Contents

H

Hamar Olympic Hall hosted the speed skating events for the 1994 Winter Olympics in Lillehammer.
Hamar Olympic Hall hosted the speed skating events for the 1994 Winter Olympics in Lillehammer.
Venue Games Sports Capacity Ref.
Håkon Hall 1994 Lillehammer Ice hockey (final) 10,500 [1]
Hakuba Ski Jumping Stadium 1998 Nagano Nordic combined (ski jumping), Ski jumping 45,000 [2]
Hamar Olympic Amphitheatre 1994 Lillehammer Figure skating, Short track speed skating 6,000 [3]
Hamar Olympic Hall 1994 Lillehammer Speed skating 10,600 [4]
Happo'one Resort 1998 Nagano Alpine skiing (downhill, super g, combined) 20,000 [5]
Holmenkollen National Arena 1952 Oslo Cross-country skiing, Nordic combined, Ski jumping 150,000 [6]

I

Intervales Ski-Hill hosted the ski jumping and ski jumping part of Nordic combined for both the 1932 and 1980 Winter Olympics held in Lake Placid.
Intervales Ski-Hill hosted the ski jumping and ski jumping part of Nordic combined for both the 1932 and 1980 Winter Olympics held in Lake Placid.
Venue Games Sports Capacity Ref.
Igman, Malo Polje 1984 Sarajevo Nordic combined (ski jumping), Ski jumping Not listed. [7]
Igman, Veliko Polje 1984 Sarajevo Biathlon, Cross-country skiing, Nordic combined (Cross-country skiing) Not listed. [7]
Iizuna Kogen Ski Area 1998 Nagano Freestyle skiing 12,000 [8]
Intervales Ski-Hill 1932 Lake Placid Nordic combined (ski jumping), Ski jumping 9200 [9]
Intervales Ski-Hill 1980 Lake Placid Nordic combined (ski jumping), Ski jumping 18,000 [10]

J

Venue Games Sports Capacity Ref.
Jahorina 1984 Sarajevo Alpine skiing (women) Not listed. [11]
James B. Sheffield Speed Skating Oval 1980 Lake Placid Speed skating Not listed. [12]
Jordal Amfi 1952 Oslo Ice hockey (final) 10,000 [13]

K

Venue Games Sports Capacity Ref.
Kadettangen 1952 Oslo Ice hockey Not listed [13]
Kanbayashi Snowboard Park 1998 Nagano Snowboarding (halfpipe) 10,000 [14]
Kanthaugen Freestyle Arena 1994 Lillehammer Freestyle skiing 15,000 [15]
Kazakoshi Park Arena 1998 Nagano Curling 1,924 [16]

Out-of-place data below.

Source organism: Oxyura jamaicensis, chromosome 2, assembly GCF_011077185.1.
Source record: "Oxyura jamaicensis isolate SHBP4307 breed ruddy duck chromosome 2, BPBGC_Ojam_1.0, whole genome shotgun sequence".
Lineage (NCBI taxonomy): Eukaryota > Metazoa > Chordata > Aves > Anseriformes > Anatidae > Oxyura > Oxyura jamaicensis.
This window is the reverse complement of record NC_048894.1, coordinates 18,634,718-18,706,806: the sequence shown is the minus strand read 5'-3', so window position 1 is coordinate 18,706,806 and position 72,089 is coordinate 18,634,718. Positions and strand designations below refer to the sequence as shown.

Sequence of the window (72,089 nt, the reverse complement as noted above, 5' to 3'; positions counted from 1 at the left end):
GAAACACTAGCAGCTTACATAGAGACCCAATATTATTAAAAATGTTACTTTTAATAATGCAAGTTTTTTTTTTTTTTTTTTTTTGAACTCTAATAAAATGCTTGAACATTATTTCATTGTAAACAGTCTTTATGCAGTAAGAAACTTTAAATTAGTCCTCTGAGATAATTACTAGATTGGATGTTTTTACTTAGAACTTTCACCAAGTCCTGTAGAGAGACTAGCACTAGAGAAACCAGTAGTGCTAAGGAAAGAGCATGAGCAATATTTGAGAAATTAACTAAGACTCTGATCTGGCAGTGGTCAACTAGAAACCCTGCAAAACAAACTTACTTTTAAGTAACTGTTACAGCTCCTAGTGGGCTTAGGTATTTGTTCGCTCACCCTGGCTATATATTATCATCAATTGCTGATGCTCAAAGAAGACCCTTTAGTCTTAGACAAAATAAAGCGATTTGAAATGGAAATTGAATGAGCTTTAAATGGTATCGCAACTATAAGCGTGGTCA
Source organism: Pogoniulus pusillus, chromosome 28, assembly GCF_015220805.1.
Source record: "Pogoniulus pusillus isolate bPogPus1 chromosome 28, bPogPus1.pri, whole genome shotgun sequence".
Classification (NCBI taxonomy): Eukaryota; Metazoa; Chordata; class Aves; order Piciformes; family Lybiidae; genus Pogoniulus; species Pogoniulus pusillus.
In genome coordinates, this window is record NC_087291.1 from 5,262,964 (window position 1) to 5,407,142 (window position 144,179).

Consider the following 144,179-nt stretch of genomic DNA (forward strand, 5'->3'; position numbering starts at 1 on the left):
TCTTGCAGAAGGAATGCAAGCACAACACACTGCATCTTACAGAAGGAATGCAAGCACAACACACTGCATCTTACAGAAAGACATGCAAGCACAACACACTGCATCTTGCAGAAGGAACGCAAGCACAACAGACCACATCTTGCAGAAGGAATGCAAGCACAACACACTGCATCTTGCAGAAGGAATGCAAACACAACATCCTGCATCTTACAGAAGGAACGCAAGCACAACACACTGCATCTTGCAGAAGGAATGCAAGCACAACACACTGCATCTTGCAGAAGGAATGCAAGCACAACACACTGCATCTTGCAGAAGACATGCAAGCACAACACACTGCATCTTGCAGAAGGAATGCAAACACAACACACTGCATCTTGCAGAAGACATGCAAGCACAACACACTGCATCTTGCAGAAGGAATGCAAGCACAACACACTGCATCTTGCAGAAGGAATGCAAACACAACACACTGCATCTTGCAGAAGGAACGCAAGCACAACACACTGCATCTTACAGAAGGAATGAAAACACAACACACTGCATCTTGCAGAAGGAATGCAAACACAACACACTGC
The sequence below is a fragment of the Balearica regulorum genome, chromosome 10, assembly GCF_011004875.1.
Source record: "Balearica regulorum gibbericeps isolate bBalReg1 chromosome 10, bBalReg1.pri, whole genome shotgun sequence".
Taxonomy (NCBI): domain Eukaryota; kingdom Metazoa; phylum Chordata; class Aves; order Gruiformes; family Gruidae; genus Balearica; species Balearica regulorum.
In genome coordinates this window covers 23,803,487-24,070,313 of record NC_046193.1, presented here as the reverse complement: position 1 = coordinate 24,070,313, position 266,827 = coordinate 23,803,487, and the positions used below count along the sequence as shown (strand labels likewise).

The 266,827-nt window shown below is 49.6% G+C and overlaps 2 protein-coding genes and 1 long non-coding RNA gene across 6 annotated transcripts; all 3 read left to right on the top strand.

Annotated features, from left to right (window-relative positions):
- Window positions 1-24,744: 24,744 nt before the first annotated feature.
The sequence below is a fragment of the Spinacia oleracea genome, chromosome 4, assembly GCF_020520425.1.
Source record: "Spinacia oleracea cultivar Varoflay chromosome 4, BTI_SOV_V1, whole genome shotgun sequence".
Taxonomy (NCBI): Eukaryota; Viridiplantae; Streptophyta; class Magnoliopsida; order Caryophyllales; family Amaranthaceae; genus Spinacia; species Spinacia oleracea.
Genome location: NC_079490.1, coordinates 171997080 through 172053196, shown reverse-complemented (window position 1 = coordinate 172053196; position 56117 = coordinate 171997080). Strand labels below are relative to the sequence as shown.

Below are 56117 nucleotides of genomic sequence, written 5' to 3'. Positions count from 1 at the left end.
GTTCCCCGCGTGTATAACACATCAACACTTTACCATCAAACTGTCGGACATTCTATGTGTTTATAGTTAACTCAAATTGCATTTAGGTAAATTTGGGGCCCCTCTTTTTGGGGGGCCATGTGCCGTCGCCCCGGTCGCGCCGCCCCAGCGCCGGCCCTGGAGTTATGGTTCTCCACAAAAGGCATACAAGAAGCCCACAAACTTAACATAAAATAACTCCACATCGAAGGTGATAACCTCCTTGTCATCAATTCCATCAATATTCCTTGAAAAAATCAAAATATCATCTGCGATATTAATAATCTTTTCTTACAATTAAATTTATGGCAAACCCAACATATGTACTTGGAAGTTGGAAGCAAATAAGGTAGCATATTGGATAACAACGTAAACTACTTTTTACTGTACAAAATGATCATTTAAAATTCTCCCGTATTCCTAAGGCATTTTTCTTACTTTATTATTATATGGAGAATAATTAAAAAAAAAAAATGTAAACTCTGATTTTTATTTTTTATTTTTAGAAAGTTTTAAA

Kominierte Kunsteisbahn für Bob-Rodel Igls 1976 Innsbruck Bobsleigh, Luge Not listed. [17]
Koševo Stadium 1984 Sarajevo Opening ceremonies 50,000 [18]
Kreuzjoch 1936 Garmisch-Partenkirchen Alpine skiing (combined - downhill) Not listed. [19]
Kreuzeck 1936 Garmisch-Partenkirchen Alpine skiing (downhill finish line) 17,000 [19]
Korketrekkeren 1952 Oslo Bobsleigh Not listed [20]
Kulm 1948 St. Moritz Ice hockey Not listed. [21]

References

  1. ^ 1994 Winter Olympics official report. Archived 2010-12-02 at the Wayback Machine. Volume 3. pp. 27-30. Accessed 8 December 2010.
  2. ^ 1998 Winter Olympics official report. Volume 2. pp. 203-5. Accessed 12 December 2010.
  3. ^ 1994 Winter Olympics official report. Archived 2010-12-02 at the Wayback Machine. Volume 3. pp. 57-60. Accessed 8 December 2010.
  4. ^ 1994 Winter Olympics official report. Archived 2010-12-02 at the Wayback Machine. Volume 3. pp. 51-6. Accessed 8 December 2010.
  5. ^ 1998 Winter Olympics official report. Volume 2. pp. 186-90. Accessed 12 December 2010.
  6. ^ 1952 Winter Olympics official report. Archived 2011-06-04 at the Wayback Machine. p. 33.
  7. ^ a b 1984 Winter Olympics official report. Archived 2008-02-26 at the Wayback Machine. pp. 18-58, 106-7. Accessed 22 November 2010. (in English), (in French), & (in Serbo-Croatian)
  8. ^ 1998 Winter Olympics official report. Volume 2. pp. 206-8. Accessed 12 December 2010.
  9. ^ 1932 Winter Olympics official report. Archived 2008-04-10 at the Wayback Machine. pp. 141-4. Accessed 12 October 2010.
  10. ^ 1980 Winter Olympics official report. Volume 1. pp. 36-9. Accessed 16 November 2010. (in English) & (in French)
  11. ^ 1984 Winter Olympics official report. Archived 2008-02-26 at the Wayback Machine. pp. 24-7, 107. Accessed 22 November 2010. (in English), (in French), & (in Serbo-Croatian)
  12. ^ 1980 Winter Olympics official report. Volume 1. pp. 43-7. Accessed 16 November 2010. (in English) & (in French)
  13. ^ a b 1952 Winter Olympics official report. Archived 2011-06-04 at the Wayback Machine. pp. 31-2.
  14. ^ 1998 Winter Olympics official report. Volume 2. pp. 209-11. Accessed 12 December 2010.
  15. ^ 1994 Winter Olympics official report. Archived 2010-12-02 at the Wayback Machine. Volume 3. pp. 23-6. Accessed 8 December 2010.
  16. ^ 1998 Winter Olympics official report. Volume 2. pp. 233-5. Accessed 12 December 2010.
  17. ^ 1976 Winter Olympics official report Archived 2008-02-26 at the Wayback Machine., pp. 143-5, 153, 186-7, 206-208. Accessed 10 November 2010. (in English), (in French), and (in German)
  18. ^ 1984 Winter Olympics official report. Archived 2008-02-26 at the Wayback Machine. pp. 10-14, 90. Accessed 16 November 2010. (in English), (in French), & (in Serbo-Croatian)
  19. ^ a b 1936 Winter Olympics official report. Archived 2007-08-09 at the Wayback Machine. pp. 139, 289-303. Accessed 16 October 2010. (in German)
  20. ^ 1952 Winter Olympics official report. Archived 2011-06-04 at the Wayback Machine. p. 38.
  21. ^ 1948 Winter Olympics official report. Archived 2008-04-10 at the Wayback Machine. pp. 6, 21, 23. Accessed 18 October 2010. (in French) & (in German)
This page was last edited on 27 April 2018, at 13:07